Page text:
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Jarrod Van Der Ryken
Outside, it is Monday morning, around 10am. Inside, on level three of Metro Arts, it feels as though its about 10pm. I am creeping around the exterior of an abandoned squat, concrete-rendered building. I am by myself in the dark, expecting a sensor light to flash me suddenly, caught in the act of trying to look at the work of Jarrod Van Der Ryken. Light levels are down low and I am at the windows trying to get in, to find a crack or opening, anything that will give me some perspective on what is going on inside. On opening night, through one window, we get a glimpse. A figure is lying flat on his back on a cheap mattress on the floor, looking up at the viewer (now voyeur), catching their gaze and acknowledging it. And that is it for closure. I am left on the outside, leaf litter underfoot and peeling Hello Kitty stickers on the window. I feel a bit dirty, I am suddenly aware that I am on someone’s property and have been caught out, curiosity reattributed as perversion. Peeping Tim, with one eye to the keyhole.
My thoughts turn to when I have had the rug pulled out from under me like this previously, forced into a situation when the exhibition space has turned on me, effectively flipping my dominant, privileged position as viewer on its head. Some situations come to mind, especially Mike Nelson’s The Coral Reef (2000) at the Tate Britain, London. I enter The Coral Reef via a shabby door off the cavernous and pristine Duveen Galleries, walking in behind the counter of a deserted bar, a crappy electric fan blowing around tepid air. I continue through to the next room, to discover the back dock of a bicycle factory. I move into a hallway, see a bedroom and then emerge back into the bar. At this stage I am feeling claustrophobic, but relieved — I know that the door back to the benign safety of the gallery space is within reach. I walk through it into another room entirely. There is a latex clown mask, and a tommy gun lying on its back. I am thrown, the space is completely different and I am wholly disorientated.
Later that same year I head out to the dirty end of Hoxton in East London with two friends to see Ryan Gander’s Artangel commission, Locked Room Scenario. We enter a warehouse to find an abandoned, half stocked gift shop. The printed matter scattered on the kiosk table suggests that an exhibition was about to open, a room list half printed out and left on the countertop. Behind a frosted glass door, a figure reads a map and breathes heavily. The door is locked and we circle the outside of the space, down a carpeted corridor trying to find our way in to the exhibition. At the end of the corridor, through the glass of another locked door, we see a forest of pine trees. Later that week I begin to receive cryptic text messages from an unknown number saying that they have left their mobile in my yellow raincoat. I do not own a raincoat, I reply confused but receive no response.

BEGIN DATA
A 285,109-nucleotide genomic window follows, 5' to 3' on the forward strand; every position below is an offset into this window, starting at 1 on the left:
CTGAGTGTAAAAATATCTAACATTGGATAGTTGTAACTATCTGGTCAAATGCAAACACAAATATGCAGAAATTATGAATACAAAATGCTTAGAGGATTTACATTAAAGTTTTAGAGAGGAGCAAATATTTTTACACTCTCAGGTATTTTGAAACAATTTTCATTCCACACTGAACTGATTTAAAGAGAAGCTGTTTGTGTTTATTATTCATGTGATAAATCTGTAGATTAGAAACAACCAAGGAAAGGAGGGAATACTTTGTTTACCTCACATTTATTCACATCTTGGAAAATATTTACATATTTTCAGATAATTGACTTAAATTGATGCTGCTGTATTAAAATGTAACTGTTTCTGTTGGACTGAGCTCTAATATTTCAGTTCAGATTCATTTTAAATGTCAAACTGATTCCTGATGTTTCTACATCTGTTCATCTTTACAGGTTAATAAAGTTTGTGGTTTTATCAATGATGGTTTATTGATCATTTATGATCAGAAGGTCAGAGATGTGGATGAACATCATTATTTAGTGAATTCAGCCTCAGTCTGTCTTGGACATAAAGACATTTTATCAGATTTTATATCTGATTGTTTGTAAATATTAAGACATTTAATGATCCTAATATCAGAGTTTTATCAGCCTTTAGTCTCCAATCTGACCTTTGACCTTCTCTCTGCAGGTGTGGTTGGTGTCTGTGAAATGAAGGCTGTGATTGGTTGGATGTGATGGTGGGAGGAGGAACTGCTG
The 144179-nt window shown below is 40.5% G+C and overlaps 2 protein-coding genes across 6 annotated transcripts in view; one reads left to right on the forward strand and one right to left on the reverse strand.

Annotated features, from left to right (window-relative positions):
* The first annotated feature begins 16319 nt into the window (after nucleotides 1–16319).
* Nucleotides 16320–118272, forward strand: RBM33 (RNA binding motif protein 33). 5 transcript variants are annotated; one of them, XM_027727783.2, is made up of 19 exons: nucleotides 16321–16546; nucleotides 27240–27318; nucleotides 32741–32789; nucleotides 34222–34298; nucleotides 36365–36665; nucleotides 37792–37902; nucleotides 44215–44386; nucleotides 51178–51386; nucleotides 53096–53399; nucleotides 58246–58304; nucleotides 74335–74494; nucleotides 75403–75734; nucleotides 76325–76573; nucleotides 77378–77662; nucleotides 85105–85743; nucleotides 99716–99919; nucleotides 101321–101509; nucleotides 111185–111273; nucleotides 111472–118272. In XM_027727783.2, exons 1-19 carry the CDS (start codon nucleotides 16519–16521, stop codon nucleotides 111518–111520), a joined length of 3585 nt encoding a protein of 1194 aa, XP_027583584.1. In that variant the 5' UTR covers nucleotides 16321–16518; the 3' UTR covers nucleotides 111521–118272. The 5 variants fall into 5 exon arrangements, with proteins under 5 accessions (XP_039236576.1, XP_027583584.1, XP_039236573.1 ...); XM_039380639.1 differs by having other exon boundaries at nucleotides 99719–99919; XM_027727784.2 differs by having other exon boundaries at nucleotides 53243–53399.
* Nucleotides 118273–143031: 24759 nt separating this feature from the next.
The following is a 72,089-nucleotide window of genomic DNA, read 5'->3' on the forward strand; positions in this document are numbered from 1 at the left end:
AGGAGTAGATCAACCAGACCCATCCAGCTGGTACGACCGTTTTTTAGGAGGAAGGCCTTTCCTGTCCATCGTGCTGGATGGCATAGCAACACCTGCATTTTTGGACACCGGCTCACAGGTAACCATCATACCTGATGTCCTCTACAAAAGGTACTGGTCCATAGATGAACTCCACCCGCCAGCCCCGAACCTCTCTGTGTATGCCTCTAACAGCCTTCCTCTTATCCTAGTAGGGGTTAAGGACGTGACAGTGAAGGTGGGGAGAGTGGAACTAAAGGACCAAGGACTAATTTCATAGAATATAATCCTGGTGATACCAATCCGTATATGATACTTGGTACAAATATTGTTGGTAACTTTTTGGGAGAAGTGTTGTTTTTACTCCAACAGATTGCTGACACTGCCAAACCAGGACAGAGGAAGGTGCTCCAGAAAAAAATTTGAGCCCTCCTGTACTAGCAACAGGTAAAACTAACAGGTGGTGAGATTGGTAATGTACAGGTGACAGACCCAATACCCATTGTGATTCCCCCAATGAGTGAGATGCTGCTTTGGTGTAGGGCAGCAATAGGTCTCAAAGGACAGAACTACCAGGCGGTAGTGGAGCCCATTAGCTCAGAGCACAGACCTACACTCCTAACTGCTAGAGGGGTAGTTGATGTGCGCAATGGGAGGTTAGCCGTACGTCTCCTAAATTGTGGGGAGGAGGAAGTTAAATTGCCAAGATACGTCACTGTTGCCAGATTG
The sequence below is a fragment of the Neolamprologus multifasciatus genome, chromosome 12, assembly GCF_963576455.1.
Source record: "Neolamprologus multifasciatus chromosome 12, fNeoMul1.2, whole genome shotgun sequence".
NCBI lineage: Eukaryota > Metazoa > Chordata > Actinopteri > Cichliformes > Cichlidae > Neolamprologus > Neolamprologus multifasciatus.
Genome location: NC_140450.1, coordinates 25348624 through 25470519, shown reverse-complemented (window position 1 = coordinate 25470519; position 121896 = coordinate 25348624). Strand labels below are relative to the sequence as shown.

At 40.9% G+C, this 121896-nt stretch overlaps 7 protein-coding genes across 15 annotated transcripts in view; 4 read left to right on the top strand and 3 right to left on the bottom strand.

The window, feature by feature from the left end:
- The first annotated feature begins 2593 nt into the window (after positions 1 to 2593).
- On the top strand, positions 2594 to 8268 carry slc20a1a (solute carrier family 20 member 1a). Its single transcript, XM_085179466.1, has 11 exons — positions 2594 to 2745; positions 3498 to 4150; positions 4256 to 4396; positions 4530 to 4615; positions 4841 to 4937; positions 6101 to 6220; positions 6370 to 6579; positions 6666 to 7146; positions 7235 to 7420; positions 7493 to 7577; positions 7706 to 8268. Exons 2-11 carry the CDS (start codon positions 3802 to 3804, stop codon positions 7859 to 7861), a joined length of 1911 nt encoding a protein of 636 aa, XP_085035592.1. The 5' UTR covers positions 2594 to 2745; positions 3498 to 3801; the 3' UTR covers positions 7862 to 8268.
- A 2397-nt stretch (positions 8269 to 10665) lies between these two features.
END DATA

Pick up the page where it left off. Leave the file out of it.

Van Der Ryken finds himself in this company, but is playing a different game. As viewer, I am placed on the exterior of the work, looking in on an inaccessible situation. The work is careful not to refer to any recognisable location, but in this way refers to many at once. It functions formally as a ‘home’, despite its setting, but it also is removed from its context. It reminds me of Gordon Matta-Clark’s building fragments from the early 1970s. I meet Van Der Ryken at Scout, a cafe on Brisbane’s Petrie Terrace to discuss his exhibition — was it at all a personal space, I ask? Not really, he responds, but says that there was some inspiration from a property in West End in inner Brisbane. He felt drawn to look inside, but kept back as the mystery fuelled his own projections of its interior.
I recount a similar story, that each day I would walk to work along Petrie Terrace and pass the shop front that Scout now occupies. Through the grimy front windows was a sitting room. A faded pandanus tree sat in a pot next to a crushed velvet chaise. A small writing desk was tucked in the corner. At the back of the room there were three doors: one regular, one a Hollywood western-style saloon door and the other had a crack of light showing at its edges. There was a knowingness to its composition, it felt aware of the pedestrian’s gaze. Nothing changed in the composition of the room for two years, nor did I ever see anyone enter or move around inside the house. The light was always on behind that one door. I speculated fondly about the inhabitants, that they were a set dresser, or an ageing psychoanalyst fallen on hard times. One day, quite suddenly it changed. I walked past and there was a bullet hole in the front window.
Like Van Der Ryken’s work, this shopfront was inaccessible to me, and because of that fact, my engagement and imagination let loose. My personal perspective shifts with countless factors. My role in this situation as a body is crucial. The experience of Empty Places/With Suspicion is complex, but one that I will leave Pamela M. Lee to aptly touch upon as she discusses the work of Matta-Clark:
…the traditional security of the subject/object, viewer/viewed relationship is thrown into radical doubt; and space, likewise, is considered less a transparent integument into which objects are universally deposited than a kind of elastic membrane, conditioned, shaped, and intertwined by and with bodily experience.1
Jarrod Van Der Ryken, Empty Places/With Suspicion, 2015. Installation view, Metro Arts, Brisbane. Courtesy the artist.
1. Pamela M. Lee, Object to be destroyed: the art of Gordon Matta-Clark, MIT Press, Cambridge, 2000, p.133.